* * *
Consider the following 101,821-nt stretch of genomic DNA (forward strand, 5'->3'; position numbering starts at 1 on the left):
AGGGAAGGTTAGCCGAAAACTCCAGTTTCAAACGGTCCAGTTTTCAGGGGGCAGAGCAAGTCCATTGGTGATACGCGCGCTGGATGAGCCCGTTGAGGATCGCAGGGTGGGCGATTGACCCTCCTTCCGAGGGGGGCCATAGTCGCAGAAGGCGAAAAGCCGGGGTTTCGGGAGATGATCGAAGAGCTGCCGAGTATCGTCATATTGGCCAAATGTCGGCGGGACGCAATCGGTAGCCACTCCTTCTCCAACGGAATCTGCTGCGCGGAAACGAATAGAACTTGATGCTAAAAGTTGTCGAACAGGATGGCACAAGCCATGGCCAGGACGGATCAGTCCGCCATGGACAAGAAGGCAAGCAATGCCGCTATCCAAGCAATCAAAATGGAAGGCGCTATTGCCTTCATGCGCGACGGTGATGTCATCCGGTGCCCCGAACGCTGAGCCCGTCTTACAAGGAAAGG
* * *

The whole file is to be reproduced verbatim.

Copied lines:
Consider the following 101,821-nt stretch of genomic DNA (forward strand, 5'->3'; position numbering starts at 1 on the left):
AGGGAAGGTTAGCCGAAAACTCCAGTTTCAAACGGTCCAGTTTTCAGGGGGCAGAGCAAGTCCATTGGTGATACGCGCGCTGGATGAGCCCGTTGAGGATCGCAGGGTGGGCGATTGACCCTCCTTCCGAGGGGGGCCATAGTCGCAGAAGGCGAAAAGCCGGGGTTTCGGGAGATGATCGAAGAGCTGCCGAGTATCGTCATATTGGCCAAATGTCGGCGGGACGCAATCGGTAGCCACTCCTTCTCCAACGGAATCTGCTGCGCGGAAACGAATAGAACTTGATGCTAAAAGTTGTCGAACAGGATGGCACAAGCCATGGCCAGGACGGATCAGTCCGCCATGGACAAGAAGGCAAGCAATGCCGCTATCCAAGCAATCAAAATGGAAGGCGCTATTGCCTTCATGCGCGACGGTGATGTCATCCGGTGCCCCGAACGCTGAGCCCGTCTTACAAGGAAAGG